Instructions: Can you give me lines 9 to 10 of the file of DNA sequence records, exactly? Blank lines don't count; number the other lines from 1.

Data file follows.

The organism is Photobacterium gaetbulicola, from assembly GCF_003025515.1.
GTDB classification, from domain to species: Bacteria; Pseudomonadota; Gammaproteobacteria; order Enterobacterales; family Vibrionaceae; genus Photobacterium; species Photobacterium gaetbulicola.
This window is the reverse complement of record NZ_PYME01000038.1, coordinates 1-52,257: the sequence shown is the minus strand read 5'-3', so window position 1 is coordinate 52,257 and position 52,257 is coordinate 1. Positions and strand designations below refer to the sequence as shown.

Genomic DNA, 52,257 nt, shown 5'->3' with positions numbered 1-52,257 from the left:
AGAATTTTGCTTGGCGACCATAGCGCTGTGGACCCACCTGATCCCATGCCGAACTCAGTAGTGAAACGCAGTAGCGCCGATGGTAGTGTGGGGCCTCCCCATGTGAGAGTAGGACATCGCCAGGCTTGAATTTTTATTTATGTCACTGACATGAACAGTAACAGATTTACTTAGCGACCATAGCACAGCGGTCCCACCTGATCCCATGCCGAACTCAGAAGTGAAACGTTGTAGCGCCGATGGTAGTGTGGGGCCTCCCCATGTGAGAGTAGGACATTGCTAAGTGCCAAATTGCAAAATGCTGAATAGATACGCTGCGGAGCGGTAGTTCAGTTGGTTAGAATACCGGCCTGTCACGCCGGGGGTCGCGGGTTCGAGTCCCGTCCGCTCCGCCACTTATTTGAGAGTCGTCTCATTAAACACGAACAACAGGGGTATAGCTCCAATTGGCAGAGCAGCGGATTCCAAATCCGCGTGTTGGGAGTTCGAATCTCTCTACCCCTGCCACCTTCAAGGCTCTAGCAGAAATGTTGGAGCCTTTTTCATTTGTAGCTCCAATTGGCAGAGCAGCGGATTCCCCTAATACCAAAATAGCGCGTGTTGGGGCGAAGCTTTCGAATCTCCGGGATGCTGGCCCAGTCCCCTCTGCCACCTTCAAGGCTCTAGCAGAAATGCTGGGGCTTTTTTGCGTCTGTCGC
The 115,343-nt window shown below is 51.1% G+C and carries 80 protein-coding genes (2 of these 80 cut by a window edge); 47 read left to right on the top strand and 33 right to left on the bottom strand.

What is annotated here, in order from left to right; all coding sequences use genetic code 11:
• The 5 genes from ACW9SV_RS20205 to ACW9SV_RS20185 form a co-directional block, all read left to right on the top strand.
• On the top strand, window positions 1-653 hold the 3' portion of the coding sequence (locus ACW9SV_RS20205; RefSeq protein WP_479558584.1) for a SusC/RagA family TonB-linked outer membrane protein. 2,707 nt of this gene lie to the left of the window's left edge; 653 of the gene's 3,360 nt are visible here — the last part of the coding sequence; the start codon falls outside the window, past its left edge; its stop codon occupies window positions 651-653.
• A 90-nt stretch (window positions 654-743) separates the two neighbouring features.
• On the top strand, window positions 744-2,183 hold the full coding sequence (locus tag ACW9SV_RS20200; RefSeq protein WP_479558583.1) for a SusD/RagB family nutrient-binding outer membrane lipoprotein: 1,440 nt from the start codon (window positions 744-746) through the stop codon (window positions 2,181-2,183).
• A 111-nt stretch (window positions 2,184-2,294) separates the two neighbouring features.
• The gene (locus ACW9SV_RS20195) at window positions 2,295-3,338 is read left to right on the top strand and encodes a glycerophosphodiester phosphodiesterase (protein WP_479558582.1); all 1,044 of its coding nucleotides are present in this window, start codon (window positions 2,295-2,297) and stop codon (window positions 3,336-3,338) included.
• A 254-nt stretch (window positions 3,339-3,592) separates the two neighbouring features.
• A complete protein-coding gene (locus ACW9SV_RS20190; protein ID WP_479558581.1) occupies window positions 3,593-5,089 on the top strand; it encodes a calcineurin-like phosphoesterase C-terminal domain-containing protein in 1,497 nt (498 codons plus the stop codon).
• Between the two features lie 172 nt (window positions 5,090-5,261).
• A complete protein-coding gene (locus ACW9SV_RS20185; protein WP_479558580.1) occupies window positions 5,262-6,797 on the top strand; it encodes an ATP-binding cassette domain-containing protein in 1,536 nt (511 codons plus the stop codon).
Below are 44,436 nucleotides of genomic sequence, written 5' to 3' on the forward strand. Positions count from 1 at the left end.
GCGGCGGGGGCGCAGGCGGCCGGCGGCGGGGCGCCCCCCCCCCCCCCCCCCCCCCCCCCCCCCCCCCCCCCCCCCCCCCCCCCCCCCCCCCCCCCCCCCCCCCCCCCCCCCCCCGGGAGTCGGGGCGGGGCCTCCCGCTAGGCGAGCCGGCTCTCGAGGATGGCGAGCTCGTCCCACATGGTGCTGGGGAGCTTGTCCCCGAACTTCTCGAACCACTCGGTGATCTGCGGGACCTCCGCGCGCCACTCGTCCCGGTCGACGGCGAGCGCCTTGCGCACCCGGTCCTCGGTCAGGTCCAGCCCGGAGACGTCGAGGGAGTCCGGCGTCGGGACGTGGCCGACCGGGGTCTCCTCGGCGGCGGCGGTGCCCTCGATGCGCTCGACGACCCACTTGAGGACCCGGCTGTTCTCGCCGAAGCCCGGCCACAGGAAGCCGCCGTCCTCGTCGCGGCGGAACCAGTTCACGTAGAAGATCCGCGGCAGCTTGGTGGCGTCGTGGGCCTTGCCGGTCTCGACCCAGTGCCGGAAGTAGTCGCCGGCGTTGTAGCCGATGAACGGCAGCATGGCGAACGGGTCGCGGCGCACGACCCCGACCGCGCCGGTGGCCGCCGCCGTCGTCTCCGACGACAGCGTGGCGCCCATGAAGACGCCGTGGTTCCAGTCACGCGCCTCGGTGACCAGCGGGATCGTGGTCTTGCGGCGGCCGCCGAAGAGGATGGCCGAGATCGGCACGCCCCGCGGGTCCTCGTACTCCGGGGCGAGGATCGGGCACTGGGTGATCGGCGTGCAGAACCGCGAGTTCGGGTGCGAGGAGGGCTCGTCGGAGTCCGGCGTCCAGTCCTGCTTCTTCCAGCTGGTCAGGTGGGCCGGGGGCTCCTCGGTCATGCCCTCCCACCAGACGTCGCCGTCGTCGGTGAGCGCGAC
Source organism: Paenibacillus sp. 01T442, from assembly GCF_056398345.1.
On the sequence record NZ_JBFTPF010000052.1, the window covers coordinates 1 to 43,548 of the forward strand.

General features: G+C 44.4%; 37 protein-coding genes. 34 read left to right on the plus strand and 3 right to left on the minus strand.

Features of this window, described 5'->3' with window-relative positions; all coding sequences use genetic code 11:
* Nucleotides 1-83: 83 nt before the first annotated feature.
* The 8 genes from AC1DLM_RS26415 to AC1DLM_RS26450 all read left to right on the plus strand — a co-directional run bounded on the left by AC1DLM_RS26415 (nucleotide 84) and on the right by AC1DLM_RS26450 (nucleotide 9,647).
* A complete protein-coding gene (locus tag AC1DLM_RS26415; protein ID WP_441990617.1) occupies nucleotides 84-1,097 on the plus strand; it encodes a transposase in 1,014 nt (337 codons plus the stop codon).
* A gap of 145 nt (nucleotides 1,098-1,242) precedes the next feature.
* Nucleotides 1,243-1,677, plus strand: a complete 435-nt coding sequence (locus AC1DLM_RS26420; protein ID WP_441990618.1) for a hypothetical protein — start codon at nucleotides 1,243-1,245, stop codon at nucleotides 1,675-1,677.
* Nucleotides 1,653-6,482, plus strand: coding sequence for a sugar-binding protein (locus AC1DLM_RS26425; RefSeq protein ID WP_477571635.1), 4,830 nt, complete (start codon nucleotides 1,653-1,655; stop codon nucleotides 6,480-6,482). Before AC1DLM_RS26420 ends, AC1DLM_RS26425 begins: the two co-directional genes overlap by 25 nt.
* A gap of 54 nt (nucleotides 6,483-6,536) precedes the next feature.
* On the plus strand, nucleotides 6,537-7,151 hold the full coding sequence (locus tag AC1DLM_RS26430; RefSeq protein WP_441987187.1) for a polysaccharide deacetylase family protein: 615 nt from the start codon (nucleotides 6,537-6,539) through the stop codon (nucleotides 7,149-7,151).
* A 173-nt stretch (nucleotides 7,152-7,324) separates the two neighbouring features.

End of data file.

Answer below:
• On the top strand, window positions 1-653 hold the 3' portion of the coding sequence (locus ACW9SV_RS20205; RefSeq protein WP_479558584.1) for a SusC/RagA family TonB-linked outer membrane protein. 2,707 nt of this gene lie to the left of the window's left edge; 653 of the gene's 3,360 nt are visible here — the last part of the coding sequence; the start codon falls outside the window, past its left edge; its stop codon occupies window positions 651-653.
• A 90-nt stretch (window positions 654-743) separates the two neighbouring features.